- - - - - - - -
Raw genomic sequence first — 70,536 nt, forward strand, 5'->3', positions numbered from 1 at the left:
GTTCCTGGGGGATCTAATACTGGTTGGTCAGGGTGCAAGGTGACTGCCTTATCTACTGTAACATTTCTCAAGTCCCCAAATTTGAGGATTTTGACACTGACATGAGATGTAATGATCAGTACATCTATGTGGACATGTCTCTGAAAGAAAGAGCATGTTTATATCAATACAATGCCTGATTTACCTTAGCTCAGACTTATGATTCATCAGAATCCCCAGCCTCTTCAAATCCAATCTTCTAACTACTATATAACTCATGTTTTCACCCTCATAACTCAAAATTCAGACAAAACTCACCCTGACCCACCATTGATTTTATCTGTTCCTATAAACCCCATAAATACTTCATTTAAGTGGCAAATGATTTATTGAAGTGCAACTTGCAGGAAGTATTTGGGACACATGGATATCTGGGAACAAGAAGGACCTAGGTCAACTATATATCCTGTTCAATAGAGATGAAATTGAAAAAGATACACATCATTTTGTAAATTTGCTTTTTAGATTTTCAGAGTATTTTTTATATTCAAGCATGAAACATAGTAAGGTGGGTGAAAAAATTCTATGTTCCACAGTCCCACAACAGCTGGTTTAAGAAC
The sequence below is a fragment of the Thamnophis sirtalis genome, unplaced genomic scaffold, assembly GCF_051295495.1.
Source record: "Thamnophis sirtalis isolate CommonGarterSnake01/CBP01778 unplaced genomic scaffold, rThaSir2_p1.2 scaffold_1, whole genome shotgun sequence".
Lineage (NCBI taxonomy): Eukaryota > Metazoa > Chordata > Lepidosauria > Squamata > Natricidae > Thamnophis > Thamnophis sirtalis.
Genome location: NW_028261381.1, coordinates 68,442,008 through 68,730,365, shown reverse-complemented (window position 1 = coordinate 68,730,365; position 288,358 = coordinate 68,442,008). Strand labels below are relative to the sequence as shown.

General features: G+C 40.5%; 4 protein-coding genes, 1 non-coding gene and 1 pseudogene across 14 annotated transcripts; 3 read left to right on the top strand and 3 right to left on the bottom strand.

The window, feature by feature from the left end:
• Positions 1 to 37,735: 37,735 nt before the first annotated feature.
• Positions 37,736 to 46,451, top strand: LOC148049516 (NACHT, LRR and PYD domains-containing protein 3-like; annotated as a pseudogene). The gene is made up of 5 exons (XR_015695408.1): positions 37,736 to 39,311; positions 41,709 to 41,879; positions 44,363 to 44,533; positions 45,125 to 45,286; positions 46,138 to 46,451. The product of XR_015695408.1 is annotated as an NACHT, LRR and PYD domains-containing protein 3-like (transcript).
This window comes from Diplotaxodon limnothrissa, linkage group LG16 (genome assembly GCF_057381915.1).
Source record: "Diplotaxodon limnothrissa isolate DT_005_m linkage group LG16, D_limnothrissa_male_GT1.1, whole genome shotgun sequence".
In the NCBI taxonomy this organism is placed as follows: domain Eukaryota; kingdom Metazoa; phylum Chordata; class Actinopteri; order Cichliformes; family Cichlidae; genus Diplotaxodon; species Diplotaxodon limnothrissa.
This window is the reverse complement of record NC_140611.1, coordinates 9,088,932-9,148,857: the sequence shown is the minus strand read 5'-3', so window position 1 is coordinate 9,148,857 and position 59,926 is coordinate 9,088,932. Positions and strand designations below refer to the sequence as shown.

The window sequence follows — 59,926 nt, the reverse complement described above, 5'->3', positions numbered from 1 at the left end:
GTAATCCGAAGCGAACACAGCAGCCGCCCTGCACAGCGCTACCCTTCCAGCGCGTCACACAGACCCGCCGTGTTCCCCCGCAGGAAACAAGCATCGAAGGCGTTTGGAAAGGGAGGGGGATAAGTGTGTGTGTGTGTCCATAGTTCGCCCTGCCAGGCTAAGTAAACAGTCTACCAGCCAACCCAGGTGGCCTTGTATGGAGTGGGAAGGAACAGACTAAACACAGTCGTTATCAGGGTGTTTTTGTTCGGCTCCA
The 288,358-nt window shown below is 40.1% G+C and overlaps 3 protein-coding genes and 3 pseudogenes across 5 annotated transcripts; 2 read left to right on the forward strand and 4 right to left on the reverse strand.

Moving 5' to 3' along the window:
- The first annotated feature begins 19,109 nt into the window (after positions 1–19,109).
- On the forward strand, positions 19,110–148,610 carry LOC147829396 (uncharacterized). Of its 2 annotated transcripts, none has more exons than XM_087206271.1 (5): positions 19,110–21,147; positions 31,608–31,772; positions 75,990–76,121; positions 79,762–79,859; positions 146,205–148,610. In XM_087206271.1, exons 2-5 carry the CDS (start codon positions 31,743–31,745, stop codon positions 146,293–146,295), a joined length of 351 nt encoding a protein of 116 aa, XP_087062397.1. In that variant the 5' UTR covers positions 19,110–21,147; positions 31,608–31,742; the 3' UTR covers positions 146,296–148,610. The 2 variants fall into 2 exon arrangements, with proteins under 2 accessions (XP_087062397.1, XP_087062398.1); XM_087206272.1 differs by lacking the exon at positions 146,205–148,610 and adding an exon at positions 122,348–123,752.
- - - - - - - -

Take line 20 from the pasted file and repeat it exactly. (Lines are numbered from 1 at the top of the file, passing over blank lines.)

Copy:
- On the forward strand, positions 19,110–148,610 carry LOC147829396 (uncharacterized). Of its 2 annotated transcripts, none has more exons than XM_087206271.1 (5): positions 19,110–21,147; positions 31,608–31,772; positions 75,990–76,121; positions 79,762–79,859; positions 146,205–148,610. In XM_087206271.1, exons 2-5 carry the CDS (start codon positions 31,743–31,745, stop codon positions 146,293–146,295), a joined length of 351 nt encoding a protein of 116 aa, XP_087062397.1. In that variant the 5' UTR covers positions 19,110–21,147; positions 31,608–31,742; the 3' UTR covers positions 146,296–148,610. The 2 variants fall into 2 exon arrangements, with proteins under 2 accessions (XP_087062397.1, XP_087062398.1); XM_087206272.1 differs by lacking the exon at positions 146,205–148,610 and adding an exon at positions 122,348–123,752.